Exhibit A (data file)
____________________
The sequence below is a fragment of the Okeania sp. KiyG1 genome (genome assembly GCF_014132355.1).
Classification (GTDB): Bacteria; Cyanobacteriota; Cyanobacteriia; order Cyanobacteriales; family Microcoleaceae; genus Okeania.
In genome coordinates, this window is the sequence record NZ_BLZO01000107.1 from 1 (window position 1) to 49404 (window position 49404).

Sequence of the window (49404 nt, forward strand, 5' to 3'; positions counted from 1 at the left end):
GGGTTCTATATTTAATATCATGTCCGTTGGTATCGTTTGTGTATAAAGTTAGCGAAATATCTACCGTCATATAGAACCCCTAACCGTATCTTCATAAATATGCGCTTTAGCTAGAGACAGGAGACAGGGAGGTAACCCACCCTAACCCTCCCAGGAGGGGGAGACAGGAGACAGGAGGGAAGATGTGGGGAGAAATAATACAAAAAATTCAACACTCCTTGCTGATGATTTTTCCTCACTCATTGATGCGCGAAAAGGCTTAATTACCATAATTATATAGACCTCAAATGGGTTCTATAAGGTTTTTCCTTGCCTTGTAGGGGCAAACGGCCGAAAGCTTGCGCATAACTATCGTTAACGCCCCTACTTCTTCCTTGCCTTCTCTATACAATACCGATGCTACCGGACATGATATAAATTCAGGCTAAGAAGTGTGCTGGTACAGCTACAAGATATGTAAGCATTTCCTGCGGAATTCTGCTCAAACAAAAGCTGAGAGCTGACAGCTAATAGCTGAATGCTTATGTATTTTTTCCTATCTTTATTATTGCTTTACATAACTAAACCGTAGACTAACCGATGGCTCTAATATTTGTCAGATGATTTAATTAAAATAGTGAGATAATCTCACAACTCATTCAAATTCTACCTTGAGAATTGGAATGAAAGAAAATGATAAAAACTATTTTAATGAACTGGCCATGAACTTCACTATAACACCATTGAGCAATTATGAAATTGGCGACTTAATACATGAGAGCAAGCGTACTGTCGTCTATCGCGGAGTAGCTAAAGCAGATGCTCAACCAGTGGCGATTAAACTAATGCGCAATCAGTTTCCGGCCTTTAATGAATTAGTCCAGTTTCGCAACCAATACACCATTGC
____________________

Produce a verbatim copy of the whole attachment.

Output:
The sequence below is a fragment of the Okeania sp. KiyG1 genome (genome assembly GCF_014132355.1).
Classification (GTDB): Bacteria; Cyanobacteriota; Cyanobacteriia; order Cyanobacteriales; family Microcoleaceae; genus Okeania.
In genome coordinates, this window is the sequence record NZ_BLZO01000107.1 from 1 (window position 1) to 49404 (window position 49404).

Sequence of the window (49404 nt, forward strand, 5' to 3'; positions counted from 1 at the left end):
GGGTTCTATATTTAATATCATGTCCGTTGGTATCGTTTGTGTATAAAGTTAGCGAAATATCTACCGTCATATAGAACCCCTAACCGTATCTTCATAAATATGCGCTTTAGCTAGAGACAGGAGACAGGGAGGTAACCCACCCTAACCCTCCCAGGAGGGGGAGACAGGAGACAGGAGGGAAGATGTGGGGAGAAATAATACAAAAAATTCAACACTCCTTGCTGATGATTTTTCCTCACTCATTGATGCGCGAAAAGGCTTAATTACCATAATTATATAGACCTCAAATGGGTTCTATAAGGTTTTTCCTTGCCTTGTAGGGGCAAACGGCCGAAAGCTTGCGCATAACTATCGTTAACGCCCCTACTTCTTCCTTGCCTTCTCTATACAATACCGATGCTACCGGACATGATATAAATTCAGGCTAAGAAGTGTGCTGGTACAGCTACAAGATATGTAAGCATTTCCTGCGGAATTCTGCTCAAACAAAAGCTGAGAGCTGACAGCTAATAGCTGAATGCTTATGTATTTTTTCCTATCTTTATTATTGCTTTACATAACTAAACCGTAGACTAACCGATGGCTCTAATATTTGTCAGATGATTTAATTAAAATAGTGAGATAATCTCACAACTCATTCAAATTCTACCTTGAGAATTGGAATGAAAGAAAATGATAAAAACTATTTTAATGAACTGGCCATGAACTTCACTATAACACCATTGAGCAATTATGAAATTGGCGACTTAATACATGAGAGCAAGCGTACTGTCGTCTATCGCGGAGTAGCTAAAGCAGATGCTCAACCAGTGGCGATTAAACTAATGCGCAATCAGTTTCCGGCCTTTAATGAATTAGTCCAGTTTCGCAACCAATACACCATTGC